The NHS diabetic eye screening programme (DESP)
What is the point?
Diabetic eye screening is a national programme which is designed to pick up changes in the retina, at the back of the eye, in people with diabetes. These changes, known as diabetic retinopathy, are usually detected long before eyesight is affected.
The goal of screening is to find people with sight threatening retinopathy, so that advice and treatment can be offered to prevent sight loss, as diabetic retinopathy is one of the leading causes of blindness in the UK.
Who should be screened?
Everyone aged 12 and over in the UK with diabetes of any type; even if they have ‘normal eyesight’.
Even if you visit your optician every year this does not replace diabetic eye screening, as the optician does a different job
How does the process work?
You should receive a letter once a year inviting you to attend screening, which could be at your local hospital, opticians or a GP practice. If you do not receive a letter you must tell your GP, so they can arrange for this to happen.
At the appointment you will be asked to read letters on a chart. Then drops will be put in your eyes that will make your pupils bigger, so that a special camera can take photos of the back of your eye. The drops last approximately 3 hours and will blur your vision temporarily, so this is the reason you cannot drive home after the appointment.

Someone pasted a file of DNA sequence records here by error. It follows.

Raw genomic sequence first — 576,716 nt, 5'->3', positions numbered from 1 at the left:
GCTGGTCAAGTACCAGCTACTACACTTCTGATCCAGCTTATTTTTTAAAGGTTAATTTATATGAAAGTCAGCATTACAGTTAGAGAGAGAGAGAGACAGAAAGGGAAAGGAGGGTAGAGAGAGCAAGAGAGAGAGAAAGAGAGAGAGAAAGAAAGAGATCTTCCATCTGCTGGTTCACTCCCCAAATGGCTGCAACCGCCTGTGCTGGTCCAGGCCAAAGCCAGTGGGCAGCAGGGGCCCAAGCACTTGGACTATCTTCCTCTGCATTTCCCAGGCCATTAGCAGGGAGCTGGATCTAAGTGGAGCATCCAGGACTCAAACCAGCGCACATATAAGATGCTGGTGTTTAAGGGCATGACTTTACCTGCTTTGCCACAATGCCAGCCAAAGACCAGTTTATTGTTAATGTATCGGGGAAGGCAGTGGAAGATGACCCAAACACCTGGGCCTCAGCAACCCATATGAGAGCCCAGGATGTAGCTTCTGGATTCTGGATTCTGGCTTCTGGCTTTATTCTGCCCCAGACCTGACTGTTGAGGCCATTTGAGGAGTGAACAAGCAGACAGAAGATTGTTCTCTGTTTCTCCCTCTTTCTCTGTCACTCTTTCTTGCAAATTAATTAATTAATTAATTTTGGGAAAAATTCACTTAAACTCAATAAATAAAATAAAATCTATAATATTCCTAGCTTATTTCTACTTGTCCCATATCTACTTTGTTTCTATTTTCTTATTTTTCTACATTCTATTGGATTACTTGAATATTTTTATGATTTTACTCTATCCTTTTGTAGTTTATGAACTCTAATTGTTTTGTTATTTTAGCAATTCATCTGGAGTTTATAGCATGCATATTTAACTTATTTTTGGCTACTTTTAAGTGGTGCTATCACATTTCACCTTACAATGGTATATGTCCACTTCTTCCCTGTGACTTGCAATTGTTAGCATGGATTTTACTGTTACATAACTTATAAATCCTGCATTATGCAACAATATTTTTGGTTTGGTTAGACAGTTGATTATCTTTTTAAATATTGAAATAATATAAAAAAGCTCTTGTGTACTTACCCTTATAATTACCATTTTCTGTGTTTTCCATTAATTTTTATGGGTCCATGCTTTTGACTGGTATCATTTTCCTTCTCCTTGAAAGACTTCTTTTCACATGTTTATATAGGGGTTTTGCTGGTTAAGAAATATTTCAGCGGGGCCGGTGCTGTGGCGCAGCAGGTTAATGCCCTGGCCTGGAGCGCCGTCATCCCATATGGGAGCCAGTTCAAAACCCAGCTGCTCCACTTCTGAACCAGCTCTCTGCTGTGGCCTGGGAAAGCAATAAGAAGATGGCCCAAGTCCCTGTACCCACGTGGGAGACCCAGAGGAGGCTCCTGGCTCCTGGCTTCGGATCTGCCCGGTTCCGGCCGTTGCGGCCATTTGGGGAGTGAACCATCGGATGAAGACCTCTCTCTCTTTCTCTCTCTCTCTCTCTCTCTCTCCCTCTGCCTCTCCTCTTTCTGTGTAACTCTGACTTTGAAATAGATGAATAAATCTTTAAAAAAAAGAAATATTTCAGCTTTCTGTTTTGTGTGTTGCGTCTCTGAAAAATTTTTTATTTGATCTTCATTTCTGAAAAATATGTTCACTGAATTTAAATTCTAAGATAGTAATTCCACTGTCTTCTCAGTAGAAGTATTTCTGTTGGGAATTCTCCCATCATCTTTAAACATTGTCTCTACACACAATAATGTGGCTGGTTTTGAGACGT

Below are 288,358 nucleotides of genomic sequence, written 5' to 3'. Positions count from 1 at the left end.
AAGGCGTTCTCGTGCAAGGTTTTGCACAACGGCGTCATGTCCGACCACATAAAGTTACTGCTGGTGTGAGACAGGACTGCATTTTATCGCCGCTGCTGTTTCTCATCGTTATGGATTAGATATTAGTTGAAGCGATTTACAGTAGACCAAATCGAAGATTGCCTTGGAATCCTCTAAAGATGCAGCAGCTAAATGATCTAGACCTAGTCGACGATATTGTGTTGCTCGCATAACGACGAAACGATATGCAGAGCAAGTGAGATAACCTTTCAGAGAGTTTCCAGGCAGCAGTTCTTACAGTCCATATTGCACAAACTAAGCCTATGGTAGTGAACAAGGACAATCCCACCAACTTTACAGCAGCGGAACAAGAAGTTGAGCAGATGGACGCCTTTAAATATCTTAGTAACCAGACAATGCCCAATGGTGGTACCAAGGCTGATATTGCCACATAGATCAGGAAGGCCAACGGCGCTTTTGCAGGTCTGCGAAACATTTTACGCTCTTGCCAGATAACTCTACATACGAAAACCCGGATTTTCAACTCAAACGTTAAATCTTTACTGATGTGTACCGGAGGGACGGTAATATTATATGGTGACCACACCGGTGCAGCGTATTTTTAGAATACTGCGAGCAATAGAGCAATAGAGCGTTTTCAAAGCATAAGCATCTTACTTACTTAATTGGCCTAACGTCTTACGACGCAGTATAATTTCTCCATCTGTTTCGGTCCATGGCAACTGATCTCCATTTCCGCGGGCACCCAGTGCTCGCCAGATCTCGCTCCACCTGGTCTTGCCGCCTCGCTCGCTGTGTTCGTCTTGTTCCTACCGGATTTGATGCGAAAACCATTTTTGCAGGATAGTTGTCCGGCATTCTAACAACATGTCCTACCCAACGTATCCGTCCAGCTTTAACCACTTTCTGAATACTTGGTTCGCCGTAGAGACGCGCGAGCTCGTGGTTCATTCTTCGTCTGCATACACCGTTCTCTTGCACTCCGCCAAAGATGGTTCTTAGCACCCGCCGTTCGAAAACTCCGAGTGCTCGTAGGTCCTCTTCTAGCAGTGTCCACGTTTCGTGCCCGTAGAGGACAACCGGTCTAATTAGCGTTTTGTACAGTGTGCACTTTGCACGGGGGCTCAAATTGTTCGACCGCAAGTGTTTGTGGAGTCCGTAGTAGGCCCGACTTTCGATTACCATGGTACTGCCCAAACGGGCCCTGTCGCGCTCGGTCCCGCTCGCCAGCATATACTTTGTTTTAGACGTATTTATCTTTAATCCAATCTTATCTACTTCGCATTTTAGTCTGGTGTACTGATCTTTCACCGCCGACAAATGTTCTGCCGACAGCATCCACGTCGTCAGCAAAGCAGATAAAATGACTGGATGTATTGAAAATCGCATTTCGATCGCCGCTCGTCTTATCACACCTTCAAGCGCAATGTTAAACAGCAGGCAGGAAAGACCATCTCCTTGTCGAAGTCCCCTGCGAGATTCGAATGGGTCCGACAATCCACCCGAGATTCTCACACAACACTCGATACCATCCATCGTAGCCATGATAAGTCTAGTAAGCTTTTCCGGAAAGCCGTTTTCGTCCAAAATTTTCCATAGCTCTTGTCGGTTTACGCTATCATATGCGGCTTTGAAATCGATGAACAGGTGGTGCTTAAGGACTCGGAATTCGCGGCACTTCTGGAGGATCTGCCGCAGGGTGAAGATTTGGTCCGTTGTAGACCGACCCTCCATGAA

The camera that takes the photo does not touch your eye and the total visit to screening should be about 30 minutes.
The pictures are reviewed by specially trained professionals and double checked. Results are then sent by post to you and to your GP within 3 weeks. The result will either say there are no or minimal changes in the eye and that your next appointment will be for a photo again in one year's time, or it will invite you to another appointment. This may be for another photo or to see an eye professional who will look at the back of the eye with a microscope.
Being invited for a further appointment can be for several reasons, from the pictures not being good enough, to diabetic changes in the eye that need further management.
It is very important to attend this appointment and know that diabetic eye changes can often be treated, but left untreated they can lead to blindness.
For further information on screening: Please visit the North West London diabetic eye screening programme website at http://www.nwldesp.co.uk/